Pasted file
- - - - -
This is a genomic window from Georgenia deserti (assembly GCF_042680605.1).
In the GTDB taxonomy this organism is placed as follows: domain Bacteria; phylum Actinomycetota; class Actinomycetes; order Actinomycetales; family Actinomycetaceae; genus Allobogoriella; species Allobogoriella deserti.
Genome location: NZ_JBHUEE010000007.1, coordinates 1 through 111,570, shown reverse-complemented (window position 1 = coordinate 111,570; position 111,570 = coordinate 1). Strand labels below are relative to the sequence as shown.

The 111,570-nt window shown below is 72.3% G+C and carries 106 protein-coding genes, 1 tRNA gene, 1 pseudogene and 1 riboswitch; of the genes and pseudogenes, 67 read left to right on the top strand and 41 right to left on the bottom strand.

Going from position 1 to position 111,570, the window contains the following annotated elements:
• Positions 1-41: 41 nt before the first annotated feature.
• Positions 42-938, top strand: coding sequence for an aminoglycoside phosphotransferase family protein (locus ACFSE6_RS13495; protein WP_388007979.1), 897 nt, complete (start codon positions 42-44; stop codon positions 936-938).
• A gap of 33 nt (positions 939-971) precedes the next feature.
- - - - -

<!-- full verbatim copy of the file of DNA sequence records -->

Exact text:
This is a genomic window from Georgenia deserti (assembly GCF_042680605.1).
In the GTDB taxonomy this organism is placed as follows: domain Bacteria; phylum Actinomycetota; class Actinomycetes; order Actinomycetales; family Actinomycetaceae; genus Allobogoriella; species Allobogoriella deserti.
Genome location: NZ_JBHUEE010000007.1, coordinates 1 through 111,570, shown reverse-complemented (window position 1 = coordinate 111,570; position 111,570 = coordinate 1). Strand labels below are relative to the sequence as shown.

The 111,570-nt window shown below is 72.3% G+C and carries 106 protein-coding genes, 1 tRNA gene, 1 pseudogene and 1 riboswitch; of the genes and pseudogenes, 67 read left to right on the top strand and 41 right to left on the bottom strand.

Going from position 1 to position 111,570, the window contains the following annotated elements:
• Positions 1-41: 41 nt before the first annotated feature.
• Positions 42-938, top strand: coding sequence for an aminoglycoside phosphotransferase family protein (locus ACFSE6_RS13495; protein WP_388007979.1), 897 nt, complete (start codon positions 42-44; stop codon positions 936-938).
• A gap of 33 nt (positions 939-971) precedes the next feature.